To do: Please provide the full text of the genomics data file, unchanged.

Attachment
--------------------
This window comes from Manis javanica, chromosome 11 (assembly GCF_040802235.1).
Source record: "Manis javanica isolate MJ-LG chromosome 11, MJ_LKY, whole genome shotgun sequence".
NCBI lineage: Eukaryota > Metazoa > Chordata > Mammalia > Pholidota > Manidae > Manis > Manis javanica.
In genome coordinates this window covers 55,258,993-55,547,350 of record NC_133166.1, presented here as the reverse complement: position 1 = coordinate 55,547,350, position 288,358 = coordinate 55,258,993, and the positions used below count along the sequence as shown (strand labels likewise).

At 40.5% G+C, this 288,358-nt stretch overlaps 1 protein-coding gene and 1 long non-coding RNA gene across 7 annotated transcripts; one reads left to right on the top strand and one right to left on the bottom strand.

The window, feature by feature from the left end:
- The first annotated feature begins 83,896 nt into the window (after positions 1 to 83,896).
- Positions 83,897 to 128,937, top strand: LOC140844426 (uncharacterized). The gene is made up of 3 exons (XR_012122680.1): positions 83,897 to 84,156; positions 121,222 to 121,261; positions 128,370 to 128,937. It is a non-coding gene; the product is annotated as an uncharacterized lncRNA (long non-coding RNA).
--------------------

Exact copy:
This window comes from Manis javanica, chromosome 11 (assembly GCF_040802235.1).
Source record: "Manis javanica isolate MJ-LG chromosome 11, MJ_LKY, whole genome shotgun sequence".
NCBI lineage: Eukaryota > Metazoa > Chordata > Mammalia > Pholidota > Manidae > Manis > Manis javanica.
In genome coordinates this window covers 55,258,993-55,547,350 of record NC_133166.1, presented here as the reverse complement: position 1 = coordinate 55,547,350, position 288,358 = coordinate 55,258,993, and the positions used below count along the sequence as shown (strand labels likewise).

At 40.5% G+C, this 288,358-nt stretch overlaps 1 protein-coding gene and 1 long non-coding RNA gene across 7 annotated transcripts; one reads left to right on the top strand and one right to left on the bottom strand.

The window, feature by feature from the left end:
- The first annotated feature begins 83,896 nt into the window (after positions 1 to 83,896).
- Positions 83,897 to 128,937, top strand: LOC140844426 (uncharacterized). The gene is made up of 3 exons (XR_012122680.1): positions 83,897 to 84,156; positions 121,222 to 121,261; positions 128,370 to 128,937. It is a non-coding gene; the product is annotated as an uncharacterized lncRNA (long non-coding RNA).